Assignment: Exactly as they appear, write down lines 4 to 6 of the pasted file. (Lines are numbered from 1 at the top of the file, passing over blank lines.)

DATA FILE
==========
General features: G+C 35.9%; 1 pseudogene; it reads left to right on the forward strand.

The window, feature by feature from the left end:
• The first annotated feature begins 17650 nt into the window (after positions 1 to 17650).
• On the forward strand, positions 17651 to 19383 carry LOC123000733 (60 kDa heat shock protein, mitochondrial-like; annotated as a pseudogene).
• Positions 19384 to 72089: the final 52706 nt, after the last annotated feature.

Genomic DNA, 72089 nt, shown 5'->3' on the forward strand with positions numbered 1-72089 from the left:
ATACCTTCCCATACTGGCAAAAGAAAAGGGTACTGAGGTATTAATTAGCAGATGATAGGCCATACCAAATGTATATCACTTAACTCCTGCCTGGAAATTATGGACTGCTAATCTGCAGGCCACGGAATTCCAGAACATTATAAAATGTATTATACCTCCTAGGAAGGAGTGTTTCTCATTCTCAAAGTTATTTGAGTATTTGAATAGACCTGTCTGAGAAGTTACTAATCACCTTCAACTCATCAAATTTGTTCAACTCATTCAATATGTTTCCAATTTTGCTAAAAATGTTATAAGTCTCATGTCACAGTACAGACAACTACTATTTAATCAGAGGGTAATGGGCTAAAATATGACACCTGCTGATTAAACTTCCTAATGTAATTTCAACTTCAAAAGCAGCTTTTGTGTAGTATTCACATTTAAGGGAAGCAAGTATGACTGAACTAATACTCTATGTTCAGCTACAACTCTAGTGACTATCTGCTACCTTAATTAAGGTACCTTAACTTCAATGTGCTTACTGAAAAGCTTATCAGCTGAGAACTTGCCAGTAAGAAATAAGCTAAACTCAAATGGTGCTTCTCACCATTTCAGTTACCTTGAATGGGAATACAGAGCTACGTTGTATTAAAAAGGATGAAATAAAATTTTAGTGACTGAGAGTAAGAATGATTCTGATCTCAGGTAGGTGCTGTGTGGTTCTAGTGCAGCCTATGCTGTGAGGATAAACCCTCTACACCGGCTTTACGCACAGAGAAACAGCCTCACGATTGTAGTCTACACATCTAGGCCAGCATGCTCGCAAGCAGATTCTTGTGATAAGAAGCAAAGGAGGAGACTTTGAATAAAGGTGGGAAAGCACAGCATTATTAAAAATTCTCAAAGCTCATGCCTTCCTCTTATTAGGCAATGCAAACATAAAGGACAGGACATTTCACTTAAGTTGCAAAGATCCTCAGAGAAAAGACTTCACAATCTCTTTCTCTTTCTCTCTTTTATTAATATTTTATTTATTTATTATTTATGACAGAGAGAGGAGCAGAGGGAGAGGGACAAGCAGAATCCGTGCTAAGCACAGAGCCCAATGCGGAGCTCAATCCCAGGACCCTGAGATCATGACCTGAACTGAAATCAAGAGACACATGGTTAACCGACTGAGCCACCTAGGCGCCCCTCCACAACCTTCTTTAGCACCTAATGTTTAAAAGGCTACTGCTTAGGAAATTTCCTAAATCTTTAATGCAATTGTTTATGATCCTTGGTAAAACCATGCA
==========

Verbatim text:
• On the forward strand, positions 17651 to 19383 carry LOC123000733 (60 kDa heat shock protein, mitochondrial-like; annotated as a pseudogene).
• Positions 19384 to 72089: the final 52706 nt, after the last annotated feature.

Genomic DNA, 72089 nt, shown 5'->3' on the forward strand with positions numbered 1-72089 from the left: